Nordic Walking

Pain Management
Mental Wellbeing
Immunity
Weight Management
Hormonal Imbalance
Digestive Health

Main benefits

Helps with stress, anxiety and depression

Helps with weight management

Helps with pain management including chronic pain

Helps with rehabilitation and injury recovery

Improves cardio-respiratory fitness and aerobic capacity

Improves circulatory and lymphatic flow

Encourages hormonal health and endocrine system regulation

Improves posture and gait

Improves upper body strength

 Improves overall fitness and a sense of wellbeing

Suitable for older adults

What is and how it works

Nordic walking is the specific practice of walking with two mid-length, thin but sturdy poles, especially designed for the purpose and with wrist straps, and can be practiced for both exercise and enjoyment. It is suitable for non-athletes as a health promoting physical activity as well as for athletes as a sport, or as part of their fitness training. Nordic walking exercises the whole body on all levels, thus helps to encourage regulation and proper functioning of all bodily systems.

It is recommended to learn the Nordic Walking technique through a certified practitioner.

 

Nordic Walking is estimated as producing up to a 46% increase in energy consumption compared to walking without poles, yet it is a low impact activity, and therefore gentle on the joints. Compared to regular walking, Nordic Walking (also called Pole Walking) involves applying some force to the poles with each stride - the poles are not planted in front of the walker, but in a specific way to increase the use of the upper body muscles, thus using the entire body but without putting strain on any joints. The rhythmic cadences of the arms, legs and body are similar to those used in normal, vigorous walking, and the range of arm movement regulates the length of the stride. The longer the pole thrust, the longer the stride, and the more powerful the swing of the pelvis and upper torso is.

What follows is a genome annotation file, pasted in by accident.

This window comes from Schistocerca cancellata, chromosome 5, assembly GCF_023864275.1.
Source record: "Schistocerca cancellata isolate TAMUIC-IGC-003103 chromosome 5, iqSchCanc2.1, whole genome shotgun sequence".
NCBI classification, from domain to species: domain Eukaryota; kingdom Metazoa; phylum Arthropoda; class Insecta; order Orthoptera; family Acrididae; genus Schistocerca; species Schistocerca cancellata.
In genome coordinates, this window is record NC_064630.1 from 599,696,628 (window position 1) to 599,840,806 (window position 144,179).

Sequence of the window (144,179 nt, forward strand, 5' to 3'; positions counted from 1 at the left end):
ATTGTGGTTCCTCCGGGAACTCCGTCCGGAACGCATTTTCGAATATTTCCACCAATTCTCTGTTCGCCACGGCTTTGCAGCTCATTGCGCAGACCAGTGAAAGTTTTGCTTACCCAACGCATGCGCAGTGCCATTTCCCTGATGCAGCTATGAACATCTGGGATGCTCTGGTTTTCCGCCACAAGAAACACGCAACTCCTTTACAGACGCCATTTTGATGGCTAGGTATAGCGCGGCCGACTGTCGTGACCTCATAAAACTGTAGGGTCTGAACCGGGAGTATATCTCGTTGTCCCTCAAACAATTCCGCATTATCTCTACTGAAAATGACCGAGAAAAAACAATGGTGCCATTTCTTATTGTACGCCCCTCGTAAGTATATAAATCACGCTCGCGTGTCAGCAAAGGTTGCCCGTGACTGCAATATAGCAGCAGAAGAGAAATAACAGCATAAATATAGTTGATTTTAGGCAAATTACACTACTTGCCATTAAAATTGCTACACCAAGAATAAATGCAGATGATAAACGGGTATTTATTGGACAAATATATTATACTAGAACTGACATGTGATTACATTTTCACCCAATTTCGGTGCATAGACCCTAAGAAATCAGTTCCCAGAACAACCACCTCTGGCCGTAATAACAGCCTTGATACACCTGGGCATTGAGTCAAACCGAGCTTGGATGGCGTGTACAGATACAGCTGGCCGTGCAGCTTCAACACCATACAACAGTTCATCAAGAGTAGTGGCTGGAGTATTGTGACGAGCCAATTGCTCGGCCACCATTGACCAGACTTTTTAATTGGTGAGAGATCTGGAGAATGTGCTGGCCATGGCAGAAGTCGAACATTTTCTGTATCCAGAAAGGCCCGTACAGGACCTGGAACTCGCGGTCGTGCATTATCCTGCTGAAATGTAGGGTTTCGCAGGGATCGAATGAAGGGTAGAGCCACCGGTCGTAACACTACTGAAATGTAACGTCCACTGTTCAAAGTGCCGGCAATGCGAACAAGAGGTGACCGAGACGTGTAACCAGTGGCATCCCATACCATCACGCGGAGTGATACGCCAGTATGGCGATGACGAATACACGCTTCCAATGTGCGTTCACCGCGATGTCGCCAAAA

Nordic Walking poles must be matched to the user, and the wrist straps are essential, as they eliminate the need to grasp the grips tightly. With relaxed wrist, hand, arm, shoulder and neck muscles, one has the ability to move with more fluidity. The poles also provide extra stability for older participants, and those rehabilitating from an injury or a surgery.

 

Nordic walking poles come with removable rubber tips for use on hard surfaces and hardened metal tips for trails, the beach, snow and ice. Most poles are made from lightweight aluminium, carbon fibre or composite material.  Special walking shoes are not required, although available.

Origins

Nordic walking is a modern sport originating from Finland; for decades in the 1900s, athletes in Finland had been training for winter cross-country skiing by walking in the summers with just the ski poles, which they called“ski-walking.” While trekkers, backpackers and skiers have been using the basic concept for decades, Nordic Walking was first formally defined with the publication of "Hiihdon lajiosa" (translation: " part of cross-country skiing training methods") by Mauri Repoin in 1979.  In 2000, the International Nordic Walking Association was established, and today, millions of Nordic Walkers from 40 countries across the globe enjoy the sport, which now sees athletes competing in Nordic Walking World Cup.

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